"Sivasundaram brings these vast expanses alive by seeking out 'key life stories' that offer glimpses of forgotten struggles. . . He follows little-known voyages across the southern oceans accomplished by multi-ethnic crews. . . He deftly outlines the singularity of the British Empire, though in a pre-telegraphic era of poor communication its expansion was hardly strategic. . . As Sivasundaram convincingly argues in the global South this revolutionary age was defined by the way indigenous peoples responded to Western invasion." — Literary Review
“Waves Across the South exemplifies the very best of current writing in global history. Sivasundaram confidently surfs a dynamic wave of scholarship that has transformed the histories of the Indian Ocean and the South Pacific by looking from below—through the eyes of Indigenous peoples, the enslaved, the subjected and the global South, instead of those of the colonizer, the enslavers, the dominant or the global North. His aim is nothing less than ‘to turn the story of the dawn of our times inside out,’ by locating the birth of the modern world in the great Indo-Pacific arc from the Persian Gulf to Polynesia. . . . To call this ambitious would be an understatement. . . By recasting empire—especially the British empire—as the countervailing force in this turbulent arena, Sivasundaram brilliantly restores counter-revolution to its proper place in the Age of Revolutions.” — David Armitage
“An Apollyonic straddling of an entire hemisphere. . . . Scrupulously, Sivasundaram tells much of this history from the ground up, from the perspectives of the colonized, and for this purpose, he taps the archives of a cast of astonishing, enjoyable characters—not rulers or officials, but regular folk.” — The Guardian
"Waves Across the South brilliantly reconstructs how empire was made through voyages across oceans. . . . This book is an exemplar of historical writing [that] makes the oceans explode into the land." — BBC History Magazine
“This is a breathtaking book. Sivasundaram takes the familiar story of the ‘age of revolutions’ and turns it upside down, putting the voices, the hopes, and the struggles of the seafaring peoples of the Indian and Pacific oceans at the heart of his account of how the modern world was forged. . . Global history at its finest: eloquent, surprising, and deeply moving.” — Sunil Amrith, Yale University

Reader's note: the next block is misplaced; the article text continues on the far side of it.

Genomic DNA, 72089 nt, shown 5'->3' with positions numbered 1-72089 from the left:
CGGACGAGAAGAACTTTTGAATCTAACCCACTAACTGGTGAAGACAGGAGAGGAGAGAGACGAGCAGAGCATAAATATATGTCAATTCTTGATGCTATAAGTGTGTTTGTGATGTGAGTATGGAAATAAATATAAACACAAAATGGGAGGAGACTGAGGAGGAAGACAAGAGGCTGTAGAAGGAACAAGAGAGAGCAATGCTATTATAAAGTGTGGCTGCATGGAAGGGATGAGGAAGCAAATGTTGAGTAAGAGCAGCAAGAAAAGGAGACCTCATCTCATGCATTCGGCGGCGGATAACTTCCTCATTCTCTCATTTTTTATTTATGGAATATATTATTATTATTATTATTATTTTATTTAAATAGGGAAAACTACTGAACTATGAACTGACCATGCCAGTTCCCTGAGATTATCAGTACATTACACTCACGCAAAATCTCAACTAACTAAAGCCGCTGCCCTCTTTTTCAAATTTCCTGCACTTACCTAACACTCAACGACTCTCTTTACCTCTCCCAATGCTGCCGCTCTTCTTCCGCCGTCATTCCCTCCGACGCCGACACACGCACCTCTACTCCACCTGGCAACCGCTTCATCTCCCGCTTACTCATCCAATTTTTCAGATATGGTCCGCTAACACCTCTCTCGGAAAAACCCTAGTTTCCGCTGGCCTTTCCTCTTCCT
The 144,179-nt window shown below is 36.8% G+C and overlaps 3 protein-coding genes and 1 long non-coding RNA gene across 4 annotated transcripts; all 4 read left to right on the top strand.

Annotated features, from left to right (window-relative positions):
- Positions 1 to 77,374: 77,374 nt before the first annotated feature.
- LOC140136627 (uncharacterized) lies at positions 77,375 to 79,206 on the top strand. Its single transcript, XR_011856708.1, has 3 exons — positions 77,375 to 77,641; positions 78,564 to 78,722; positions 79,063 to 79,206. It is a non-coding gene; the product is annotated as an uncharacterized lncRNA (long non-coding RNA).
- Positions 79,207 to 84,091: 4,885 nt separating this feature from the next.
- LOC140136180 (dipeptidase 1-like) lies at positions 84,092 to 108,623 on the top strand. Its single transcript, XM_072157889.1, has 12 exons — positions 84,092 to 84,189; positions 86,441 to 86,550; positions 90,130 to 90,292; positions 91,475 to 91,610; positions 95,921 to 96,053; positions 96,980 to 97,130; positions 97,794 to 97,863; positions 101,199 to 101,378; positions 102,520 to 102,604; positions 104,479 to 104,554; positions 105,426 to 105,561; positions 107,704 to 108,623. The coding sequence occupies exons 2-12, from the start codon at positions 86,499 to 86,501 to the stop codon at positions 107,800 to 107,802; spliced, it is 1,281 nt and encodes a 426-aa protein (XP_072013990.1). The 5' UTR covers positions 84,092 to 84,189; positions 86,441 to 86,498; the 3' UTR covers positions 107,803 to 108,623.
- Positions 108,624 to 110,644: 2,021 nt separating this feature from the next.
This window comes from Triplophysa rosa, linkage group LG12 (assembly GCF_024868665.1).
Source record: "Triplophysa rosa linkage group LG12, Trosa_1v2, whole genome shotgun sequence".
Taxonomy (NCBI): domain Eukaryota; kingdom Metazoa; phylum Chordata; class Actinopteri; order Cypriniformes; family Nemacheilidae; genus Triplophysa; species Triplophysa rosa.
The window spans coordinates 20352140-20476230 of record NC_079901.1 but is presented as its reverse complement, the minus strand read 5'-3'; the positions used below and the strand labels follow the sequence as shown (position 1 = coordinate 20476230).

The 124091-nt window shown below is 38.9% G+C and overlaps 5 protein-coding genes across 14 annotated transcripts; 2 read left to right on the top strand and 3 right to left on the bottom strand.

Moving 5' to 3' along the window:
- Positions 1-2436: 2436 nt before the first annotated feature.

“Fresh, sparkling and ground-breaking, Waves Across the South helps re-centre how we look at the world and opens up new perspectives on how we can look at regions, peoples and places that have been left to one side of traditional histories for far too long.” — Peter Frankopian, Oxford University
“A magisterial intervention in world history, subverting and inverting our established, Atlantic conceptions of the age of revolutions by taking account of the myriad histories of the Indian and Pacific Oceans and their 'sea of islands' … This deeply researched and richly illustrated study not only demonstrates that 'we are all islanders', but also all heirs of empires forged in the oceanic South.” — Margot Finn, president, Royal Historical Society
“Sivasundaram’s outstanding volume takes us on a gripping journey across the globe.… [This] magisterial book brings to light a world history that has so far been cast aside by many world historians. The history of colonisation has rarely established bridges between the Atlantic, the Indian Ocean and the Pacific worlds. The volume presents us with fascinating stories of communities that had strong and powerful histories and whose experiences were shaped by global forces and foreign occupation … A master class in history writing.” — Olivette Otele, Bristol University